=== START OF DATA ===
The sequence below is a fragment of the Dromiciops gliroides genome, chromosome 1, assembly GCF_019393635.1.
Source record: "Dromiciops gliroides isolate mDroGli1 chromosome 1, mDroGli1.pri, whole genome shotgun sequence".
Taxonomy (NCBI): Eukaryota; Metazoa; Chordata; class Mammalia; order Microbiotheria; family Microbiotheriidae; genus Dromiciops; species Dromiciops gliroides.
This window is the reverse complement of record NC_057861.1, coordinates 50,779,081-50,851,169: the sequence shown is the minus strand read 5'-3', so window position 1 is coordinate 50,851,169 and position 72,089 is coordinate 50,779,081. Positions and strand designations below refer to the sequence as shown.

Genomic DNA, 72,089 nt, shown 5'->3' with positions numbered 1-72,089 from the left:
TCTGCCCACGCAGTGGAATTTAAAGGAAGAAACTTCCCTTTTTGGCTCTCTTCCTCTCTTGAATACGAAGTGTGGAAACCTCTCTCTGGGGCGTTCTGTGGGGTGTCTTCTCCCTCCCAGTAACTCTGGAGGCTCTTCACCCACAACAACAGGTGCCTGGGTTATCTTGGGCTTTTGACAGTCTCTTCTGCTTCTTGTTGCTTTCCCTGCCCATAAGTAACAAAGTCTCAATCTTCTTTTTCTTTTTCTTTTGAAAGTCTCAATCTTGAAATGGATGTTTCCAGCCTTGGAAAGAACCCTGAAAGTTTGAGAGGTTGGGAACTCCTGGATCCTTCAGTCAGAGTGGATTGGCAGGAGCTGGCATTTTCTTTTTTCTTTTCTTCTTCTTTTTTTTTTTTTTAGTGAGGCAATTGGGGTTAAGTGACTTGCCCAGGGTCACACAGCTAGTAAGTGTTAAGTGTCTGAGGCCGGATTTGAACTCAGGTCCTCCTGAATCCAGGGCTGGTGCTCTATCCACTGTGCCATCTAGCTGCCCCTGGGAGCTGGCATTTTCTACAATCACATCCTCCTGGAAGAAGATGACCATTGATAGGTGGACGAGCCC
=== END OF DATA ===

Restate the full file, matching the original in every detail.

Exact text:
The sequence below is a fragment of the Dromiciops gliroides genome, chromosome 1, assembly GCF_019393635.1.
Source record: "Dromiciops gliroides isolate mDroGli1 chromosome 1, mDroGli1.pri, whole genome shotgun sequence".
Taxonomy (NCBI): Eukaryota; Metazoa; Chordata; class Mammalia; order Microbiotheria; family Microbiotheriidae; genus Dromiciops; species Dromiciops gliroides.
This window is the reverse complement of record NC_057861.1, coordinates 50,779,081-50,851,169: the sequence shown is the minus strand read 5'-3', so window position 1 is coordinate 50,851,169 and position 72,089 is coordinate 50,779,081. Positions and strand designations below refer to the sequence as shown.

Genomic DNA, 72,089 nt, shown 5'->3' with positions numbered 1-72,089 from the left:
TCTGCCCACGCAGTGGAATTTAAAGGAAGAAACTTCCCTTTTTGGCTCTCTTCCTCTCTTGAATACGAAGTGTGGAAACCTCTCTCTGGGGCGTTCTGTGGGGTGTCTTCTCCCTCCCAGTAACTCTGGAGGCTCTTCACCCACAACAACAGGTGCCTGGGTTATCTTGGGCTTTTGACAGTCTCTTCTGCTTCTTGTTGCTTTCCCTGCCCATAAGTAACAAAGTCTCAATCTTCTTTTTCTTTTTCTTTTGAAAGTCTCAATCTTGAAATGGATGTTTCCAGCCTTGGAAAGAACCCTGAAAGTTTGAGAGGTTGGGAACTCCTGGATCCTTCAGTCAGAGTGGATTGGCAGGAGCTGGCATTTTCTTTTTTCTTTTCTTCTTCTTTTTTTTTTTTTTAGTGAGGCAATTGGGGTTAAGTGACTTGCCCAGGGTCACACAGCTAGTAAGTGTTAAGTGTCTGAGGCCGGATTTGAACTCAGGTCCTCCTGAATCCAGGGCTGGTGCTCTATCCACTGTGCCATCTAGCTGCCCCTGGGAGCTGGCATTTTCTACAATCACATCCTCCTGGAAGAAGATGACCATTGATAGGTGGACGAGCCC